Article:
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Wyoming voters to weigh investing more state money in stocks

Ben Neary, Associated Press  |  Posted  Oct 22nd - 9:10am

Wyoming lawmakers are asking state voters to allow them to invest more state money in the stock market.

Cameroon train crash death toll as high as 73, rescuers say

Edwin Kindzeka Moki, Associated Press  |  Posted  Oct 22nd - 8:40am

The death toll from an overloaded train that derailed in Cameroon has risen, rescue workers and hospital staff said Saturday, estimating that at least 73 people had been killed.

Early voting data shows strengths for Trump and Clinton

Hope Yen, Associated Press  |  Posted  Oct 22nd - 7:51am

Hillary Clinton appears to be displaying strength in the crucial battleground states of North Carolina and Florida among voters casting ballots before Election Day, and may also be building an early vote advantage in Arizona and Colorado.

Top EU lawmaker intervenes to try to save Canada trade pact

The Associated Press  |  Posted  Oct 22nd - 7:31am

The Belgian region of Wallonia affirmed Saturday it still stands in the way of a trade deal between the 28-nation European Union and Canada, but its leader and a top EU lawmaker were cautiously optimistic that the standoff could be resolved within days.

WHY IT MATTERS: Social Security

Stephen Ohlemacher, Associated Press  |  Posted  Oct 22nd - 2:21am

THE ISSUE: More than 60 million retirees, disabled workers, spouses and children rely on monthly Social Security benefits. That's nearly one in five Americans. The trustees who oversee Social Security say the program has enough money to pay full benefits until 2034. But at that point, Social Security will collect only enough taxes to pay 79 percent of benefits. Unless Congress acts, millions of people on fixed incomes would get an automatic 21 percent cut in benefits.

WHY IT MATTERS: Infrastructure

David A. Lieb, Associated Press  |  Posted  Oct 22nd - 2:10am

THE ISSUE: The U.S. interstate highway system, celebrating its 60th birthday this year, is showing its age. Many roads and bridges are in need of repair or expansion. Similar problems exist for public drinking and wastewater systems, dams and levees, airports, railroads and mass transit systems. Politicians generally agree the nation's infrastructure is in need of improvement. Deciding how to pay for it and which projects should take priority is more difficult.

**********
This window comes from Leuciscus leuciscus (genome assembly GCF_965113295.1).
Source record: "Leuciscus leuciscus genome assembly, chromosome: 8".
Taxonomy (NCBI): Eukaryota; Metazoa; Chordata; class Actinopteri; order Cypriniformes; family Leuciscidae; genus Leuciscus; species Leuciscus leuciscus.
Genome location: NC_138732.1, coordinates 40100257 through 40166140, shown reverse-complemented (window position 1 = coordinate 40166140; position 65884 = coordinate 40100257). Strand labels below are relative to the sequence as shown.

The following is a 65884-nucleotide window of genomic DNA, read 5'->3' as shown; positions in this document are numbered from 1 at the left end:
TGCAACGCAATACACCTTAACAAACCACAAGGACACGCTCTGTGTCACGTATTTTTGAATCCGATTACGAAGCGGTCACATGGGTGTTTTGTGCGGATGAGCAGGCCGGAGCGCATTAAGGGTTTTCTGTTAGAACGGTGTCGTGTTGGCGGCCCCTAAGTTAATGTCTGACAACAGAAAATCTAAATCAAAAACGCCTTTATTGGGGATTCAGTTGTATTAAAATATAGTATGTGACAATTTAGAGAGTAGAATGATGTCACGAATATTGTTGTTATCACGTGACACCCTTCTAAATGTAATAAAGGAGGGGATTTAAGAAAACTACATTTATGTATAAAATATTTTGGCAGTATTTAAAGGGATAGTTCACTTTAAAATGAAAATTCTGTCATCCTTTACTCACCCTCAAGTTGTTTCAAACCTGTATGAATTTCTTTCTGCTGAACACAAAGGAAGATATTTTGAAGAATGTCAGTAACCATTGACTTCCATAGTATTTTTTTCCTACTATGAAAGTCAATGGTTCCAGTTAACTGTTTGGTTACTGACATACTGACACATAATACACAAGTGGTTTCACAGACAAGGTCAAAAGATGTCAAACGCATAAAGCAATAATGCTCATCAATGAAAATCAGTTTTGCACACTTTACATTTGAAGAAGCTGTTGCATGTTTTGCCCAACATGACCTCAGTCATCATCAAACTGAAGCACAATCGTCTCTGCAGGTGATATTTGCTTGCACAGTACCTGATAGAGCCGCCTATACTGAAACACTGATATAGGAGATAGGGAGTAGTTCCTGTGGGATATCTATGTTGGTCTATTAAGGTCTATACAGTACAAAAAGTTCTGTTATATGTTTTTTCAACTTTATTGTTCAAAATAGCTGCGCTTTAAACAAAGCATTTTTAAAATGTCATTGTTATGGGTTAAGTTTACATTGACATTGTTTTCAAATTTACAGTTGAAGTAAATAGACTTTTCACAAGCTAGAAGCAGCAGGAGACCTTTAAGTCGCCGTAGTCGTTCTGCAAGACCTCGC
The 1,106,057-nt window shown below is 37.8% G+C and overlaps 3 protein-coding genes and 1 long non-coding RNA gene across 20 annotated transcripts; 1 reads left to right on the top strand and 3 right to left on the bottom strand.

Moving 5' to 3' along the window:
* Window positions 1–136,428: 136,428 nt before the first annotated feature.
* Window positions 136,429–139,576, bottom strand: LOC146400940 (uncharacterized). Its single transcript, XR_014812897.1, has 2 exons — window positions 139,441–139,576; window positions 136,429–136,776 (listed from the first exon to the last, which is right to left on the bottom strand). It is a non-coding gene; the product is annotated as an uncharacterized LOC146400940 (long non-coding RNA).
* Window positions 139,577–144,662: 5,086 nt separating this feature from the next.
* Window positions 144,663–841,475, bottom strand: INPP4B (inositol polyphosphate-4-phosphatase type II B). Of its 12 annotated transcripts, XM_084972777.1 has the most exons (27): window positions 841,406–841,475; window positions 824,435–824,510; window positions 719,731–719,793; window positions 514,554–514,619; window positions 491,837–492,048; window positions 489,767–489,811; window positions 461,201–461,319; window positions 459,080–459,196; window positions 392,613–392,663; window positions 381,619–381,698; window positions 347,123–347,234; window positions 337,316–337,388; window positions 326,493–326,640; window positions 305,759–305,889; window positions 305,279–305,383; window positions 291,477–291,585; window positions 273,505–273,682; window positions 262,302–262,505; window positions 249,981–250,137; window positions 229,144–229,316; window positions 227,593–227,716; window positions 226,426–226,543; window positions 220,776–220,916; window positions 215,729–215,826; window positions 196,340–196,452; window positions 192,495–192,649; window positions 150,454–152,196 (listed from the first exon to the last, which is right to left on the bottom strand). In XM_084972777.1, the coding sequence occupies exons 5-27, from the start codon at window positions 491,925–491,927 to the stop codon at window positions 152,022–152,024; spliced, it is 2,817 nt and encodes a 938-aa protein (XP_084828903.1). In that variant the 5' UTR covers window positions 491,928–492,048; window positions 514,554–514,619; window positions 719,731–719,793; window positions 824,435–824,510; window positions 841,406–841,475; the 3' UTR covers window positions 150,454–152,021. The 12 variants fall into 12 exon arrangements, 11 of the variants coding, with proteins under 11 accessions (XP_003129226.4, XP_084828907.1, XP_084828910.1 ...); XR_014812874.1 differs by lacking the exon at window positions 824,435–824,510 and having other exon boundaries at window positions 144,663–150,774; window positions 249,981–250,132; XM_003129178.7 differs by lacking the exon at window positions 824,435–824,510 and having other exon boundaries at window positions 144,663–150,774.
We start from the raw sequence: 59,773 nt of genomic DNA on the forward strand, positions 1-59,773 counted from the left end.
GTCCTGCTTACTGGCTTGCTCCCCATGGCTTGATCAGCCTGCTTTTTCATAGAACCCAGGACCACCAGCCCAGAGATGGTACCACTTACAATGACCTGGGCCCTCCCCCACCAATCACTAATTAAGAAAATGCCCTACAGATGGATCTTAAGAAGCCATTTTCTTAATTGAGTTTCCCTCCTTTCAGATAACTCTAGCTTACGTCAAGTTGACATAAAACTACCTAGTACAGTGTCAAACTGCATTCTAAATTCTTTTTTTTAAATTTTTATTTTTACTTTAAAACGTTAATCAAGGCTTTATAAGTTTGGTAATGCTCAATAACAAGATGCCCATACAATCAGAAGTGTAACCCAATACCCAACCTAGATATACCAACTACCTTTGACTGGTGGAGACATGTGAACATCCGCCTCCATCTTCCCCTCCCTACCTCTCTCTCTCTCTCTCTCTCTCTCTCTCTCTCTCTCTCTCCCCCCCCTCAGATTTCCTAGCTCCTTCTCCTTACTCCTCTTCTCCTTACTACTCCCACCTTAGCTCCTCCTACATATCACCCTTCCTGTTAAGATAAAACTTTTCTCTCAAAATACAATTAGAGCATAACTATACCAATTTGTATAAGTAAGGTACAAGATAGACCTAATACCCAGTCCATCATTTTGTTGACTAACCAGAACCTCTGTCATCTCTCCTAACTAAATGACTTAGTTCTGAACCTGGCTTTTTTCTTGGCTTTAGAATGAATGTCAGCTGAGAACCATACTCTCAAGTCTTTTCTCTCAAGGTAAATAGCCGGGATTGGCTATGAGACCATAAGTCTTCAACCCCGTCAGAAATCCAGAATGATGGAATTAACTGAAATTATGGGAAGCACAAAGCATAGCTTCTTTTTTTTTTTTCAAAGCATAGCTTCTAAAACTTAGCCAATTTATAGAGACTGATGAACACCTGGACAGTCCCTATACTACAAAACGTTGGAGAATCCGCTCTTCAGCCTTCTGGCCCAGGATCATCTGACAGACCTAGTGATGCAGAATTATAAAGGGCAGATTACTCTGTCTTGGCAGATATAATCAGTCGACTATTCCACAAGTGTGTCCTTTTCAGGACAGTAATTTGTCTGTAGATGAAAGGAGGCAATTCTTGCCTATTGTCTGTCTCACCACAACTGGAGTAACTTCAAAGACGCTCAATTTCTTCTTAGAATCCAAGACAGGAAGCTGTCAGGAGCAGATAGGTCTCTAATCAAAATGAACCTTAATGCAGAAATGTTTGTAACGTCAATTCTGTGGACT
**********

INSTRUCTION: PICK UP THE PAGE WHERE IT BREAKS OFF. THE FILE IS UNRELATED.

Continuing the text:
WHY IT MATTERS: Student Debt

Josh Boak, Associated Press  |  Posted  Oct 22nd - 1:51am

THE ISSUE: More Americans are getting buried by student debt — causing delays in home ownership, limiting how much people can save and leaving taxpayers at risk as many loans go unpaid. The statistics look daunting.

Emails show Clinton campaign weighing Keystone XL decision

Michael Biesecker, Associated Press  |  Posted  Oct 22nd - 1:31am

Hacked emails show Hillary Clinton's campaign wrestled with how to announce her opposition to construction of the controversial Keystone XL pipeline without losing the support of labor unions that supported to project.


Bradley Klapper, Associated Press  |  Posted  Oct 22nd - 1:22am

THE ISSUE: Last year's nuclear deal has removed for now the threat of a U.S.-Iranian military confrontation. But the deal rests on shaky ground.


Matthew Daly, Associated Press  |  Posted  Oct 22nd - 1:20am

THE ISSUE: Energy independence has been a goal of every president since Richard Nixon. Hillary Clinton and Donald Trump have very different ways to achieve it. How energy is produced and where it comes from affect jobs, the economy and the environment.

WHY IT MATTERS: The Role of Government

Josh Lederman, Associated Press  |  Posted  Oct 22nd - 1:20am